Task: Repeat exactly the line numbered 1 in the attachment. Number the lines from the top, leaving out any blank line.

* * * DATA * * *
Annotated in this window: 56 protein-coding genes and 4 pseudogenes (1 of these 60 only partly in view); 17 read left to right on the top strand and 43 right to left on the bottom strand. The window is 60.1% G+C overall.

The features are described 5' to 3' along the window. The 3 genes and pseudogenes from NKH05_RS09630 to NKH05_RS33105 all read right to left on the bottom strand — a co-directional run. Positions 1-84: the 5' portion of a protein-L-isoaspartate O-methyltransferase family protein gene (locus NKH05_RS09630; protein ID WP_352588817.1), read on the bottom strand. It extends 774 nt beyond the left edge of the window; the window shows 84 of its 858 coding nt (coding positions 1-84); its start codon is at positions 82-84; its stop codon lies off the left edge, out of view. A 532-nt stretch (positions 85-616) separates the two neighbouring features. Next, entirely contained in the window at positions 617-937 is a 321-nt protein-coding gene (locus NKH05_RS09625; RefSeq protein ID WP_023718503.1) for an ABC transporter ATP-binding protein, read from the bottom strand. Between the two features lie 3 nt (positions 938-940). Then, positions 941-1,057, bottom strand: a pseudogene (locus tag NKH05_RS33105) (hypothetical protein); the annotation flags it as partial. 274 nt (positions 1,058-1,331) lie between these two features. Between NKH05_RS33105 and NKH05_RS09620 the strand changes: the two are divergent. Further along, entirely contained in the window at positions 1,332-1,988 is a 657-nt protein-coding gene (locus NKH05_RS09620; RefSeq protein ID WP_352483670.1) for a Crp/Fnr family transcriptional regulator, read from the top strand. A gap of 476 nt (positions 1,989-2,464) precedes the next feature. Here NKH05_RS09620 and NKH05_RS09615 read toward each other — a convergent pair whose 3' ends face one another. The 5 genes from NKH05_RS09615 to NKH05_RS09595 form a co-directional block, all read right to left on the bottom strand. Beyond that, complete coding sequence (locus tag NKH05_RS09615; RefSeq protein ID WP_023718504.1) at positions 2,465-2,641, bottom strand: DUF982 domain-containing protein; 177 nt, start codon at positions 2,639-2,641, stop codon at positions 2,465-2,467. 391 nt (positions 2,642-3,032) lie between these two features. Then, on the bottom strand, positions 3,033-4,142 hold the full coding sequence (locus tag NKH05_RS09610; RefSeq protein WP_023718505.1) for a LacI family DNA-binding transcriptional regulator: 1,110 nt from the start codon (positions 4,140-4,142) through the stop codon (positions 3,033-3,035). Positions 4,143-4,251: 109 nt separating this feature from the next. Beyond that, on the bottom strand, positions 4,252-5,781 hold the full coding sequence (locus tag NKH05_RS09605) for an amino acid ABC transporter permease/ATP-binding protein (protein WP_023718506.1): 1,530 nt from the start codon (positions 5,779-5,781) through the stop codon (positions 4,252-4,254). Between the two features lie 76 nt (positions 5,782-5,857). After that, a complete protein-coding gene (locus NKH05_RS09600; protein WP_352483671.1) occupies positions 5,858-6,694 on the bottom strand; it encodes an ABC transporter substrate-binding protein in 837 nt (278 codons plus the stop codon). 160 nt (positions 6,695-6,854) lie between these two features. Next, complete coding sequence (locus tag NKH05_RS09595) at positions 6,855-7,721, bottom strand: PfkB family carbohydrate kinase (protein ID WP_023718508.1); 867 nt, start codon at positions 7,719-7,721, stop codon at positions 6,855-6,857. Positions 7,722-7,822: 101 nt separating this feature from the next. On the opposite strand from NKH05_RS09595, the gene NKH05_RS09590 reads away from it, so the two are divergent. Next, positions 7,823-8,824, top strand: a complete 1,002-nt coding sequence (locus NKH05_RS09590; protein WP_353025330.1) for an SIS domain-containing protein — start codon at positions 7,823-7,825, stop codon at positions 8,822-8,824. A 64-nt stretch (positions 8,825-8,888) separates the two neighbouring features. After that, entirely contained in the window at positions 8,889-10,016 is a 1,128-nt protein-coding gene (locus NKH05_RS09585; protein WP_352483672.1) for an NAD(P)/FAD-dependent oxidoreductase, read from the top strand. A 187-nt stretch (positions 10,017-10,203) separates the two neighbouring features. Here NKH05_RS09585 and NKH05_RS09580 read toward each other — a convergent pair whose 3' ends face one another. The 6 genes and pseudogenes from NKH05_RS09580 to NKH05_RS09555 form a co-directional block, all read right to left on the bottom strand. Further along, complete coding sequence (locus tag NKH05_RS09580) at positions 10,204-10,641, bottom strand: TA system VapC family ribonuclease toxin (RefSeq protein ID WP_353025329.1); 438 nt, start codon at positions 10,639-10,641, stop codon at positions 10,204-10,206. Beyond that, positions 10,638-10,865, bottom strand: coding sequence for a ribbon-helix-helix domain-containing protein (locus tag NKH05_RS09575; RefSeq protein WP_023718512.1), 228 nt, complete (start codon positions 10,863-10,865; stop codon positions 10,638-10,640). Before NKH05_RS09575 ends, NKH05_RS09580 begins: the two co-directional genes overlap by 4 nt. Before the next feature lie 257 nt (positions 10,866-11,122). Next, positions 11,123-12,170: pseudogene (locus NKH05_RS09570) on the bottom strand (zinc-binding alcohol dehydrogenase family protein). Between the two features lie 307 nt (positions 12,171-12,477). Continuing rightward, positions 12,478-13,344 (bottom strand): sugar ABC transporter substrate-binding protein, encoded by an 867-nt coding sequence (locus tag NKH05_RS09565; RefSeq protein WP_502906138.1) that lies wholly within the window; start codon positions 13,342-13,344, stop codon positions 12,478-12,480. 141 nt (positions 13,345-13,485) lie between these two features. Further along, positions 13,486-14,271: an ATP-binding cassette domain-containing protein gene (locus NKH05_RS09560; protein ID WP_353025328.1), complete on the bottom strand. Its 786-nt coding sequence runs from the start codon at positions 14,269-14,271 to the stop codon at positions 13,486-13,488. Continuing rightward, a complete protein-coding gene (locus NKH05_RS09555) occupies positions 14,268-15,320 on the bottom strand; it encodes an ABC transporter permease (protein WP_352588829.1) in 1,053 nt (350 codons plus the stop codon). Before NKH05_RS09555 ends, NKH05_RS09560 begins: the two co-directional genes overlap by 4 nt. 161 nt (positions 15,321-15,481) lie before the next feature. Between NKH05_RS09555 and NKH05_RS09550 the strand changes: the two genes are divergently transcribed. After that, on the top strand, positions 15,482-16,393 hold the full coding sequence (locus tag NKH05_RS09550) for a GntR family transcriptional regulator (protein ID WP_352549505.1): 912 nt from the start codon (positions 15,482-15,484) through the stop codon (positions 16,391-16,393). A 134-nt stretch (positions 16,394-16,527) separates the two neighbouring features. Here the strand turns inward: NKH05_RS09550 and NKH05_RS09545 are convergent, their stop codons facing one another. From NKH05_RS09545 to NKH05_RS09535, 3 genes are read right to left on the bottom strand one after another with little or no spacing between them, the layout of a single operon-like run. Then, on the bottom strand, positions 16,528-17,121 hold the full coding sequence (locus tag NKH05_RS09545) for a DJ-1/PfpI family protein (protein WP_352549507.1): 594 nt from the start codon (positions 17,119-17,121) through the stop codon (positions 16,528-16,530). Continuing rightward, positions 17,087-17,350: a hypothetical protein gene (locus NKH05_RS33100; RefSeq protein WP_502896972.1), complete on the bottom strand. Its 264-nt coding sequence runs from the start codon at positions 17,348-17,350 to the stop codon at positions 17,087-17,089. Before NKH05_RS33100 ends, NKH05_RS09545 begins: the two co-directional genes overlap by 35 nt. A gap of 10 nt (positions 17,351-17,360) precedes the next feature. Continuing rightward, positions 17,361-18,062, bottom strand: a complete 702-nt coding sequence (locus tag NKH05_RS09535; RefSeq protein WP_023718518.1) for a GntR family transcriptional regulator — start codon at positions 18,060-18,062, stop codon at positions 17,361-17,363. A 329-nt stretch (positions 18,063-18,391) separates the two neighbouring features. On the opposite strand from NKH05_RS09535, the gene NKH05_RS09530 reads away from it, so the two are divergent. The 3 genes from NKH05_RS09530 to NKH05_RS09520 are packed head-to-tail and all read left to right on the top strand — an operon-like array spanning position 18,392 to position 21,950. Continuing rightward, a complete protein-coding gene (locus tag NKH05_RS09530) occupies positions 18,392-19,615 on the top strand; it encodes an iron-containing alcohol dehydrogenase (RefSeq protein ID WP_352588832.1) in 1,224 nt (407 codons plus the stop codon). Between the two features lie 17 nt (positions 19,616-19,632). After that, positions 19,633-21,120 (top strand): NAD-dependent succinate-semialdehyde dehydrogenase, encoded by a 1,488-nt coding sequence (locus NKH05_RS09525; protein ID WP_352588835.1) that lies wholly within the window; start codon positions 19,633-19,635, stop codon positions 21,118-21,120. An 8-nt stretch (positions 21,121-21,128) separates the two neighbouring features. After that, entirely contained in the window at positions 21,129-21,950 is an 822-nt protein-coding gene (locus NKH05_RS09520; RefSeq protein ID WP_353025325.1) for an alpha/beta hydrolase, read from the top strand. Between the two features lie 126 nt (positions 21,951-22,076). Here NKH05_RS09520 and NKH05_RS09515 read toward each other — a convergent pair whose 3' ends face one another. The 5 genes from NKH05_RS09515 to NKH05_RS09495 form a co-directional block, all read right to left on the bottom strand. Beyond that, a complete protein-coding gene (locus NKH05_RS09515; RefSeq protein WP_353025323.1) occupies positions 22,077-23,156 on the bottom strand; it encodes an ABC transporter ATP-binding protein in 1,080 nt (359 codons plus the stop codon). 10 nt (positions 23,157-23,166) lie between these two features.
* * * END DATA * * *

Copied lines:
Annotated in this window: 56 protein-coding genes and 4 pseudogenes (1 of these 60 only partly in view); 17 read left to right on the top strand and 43 right to left on the bottom strand. The window is 60.1% G+C overall.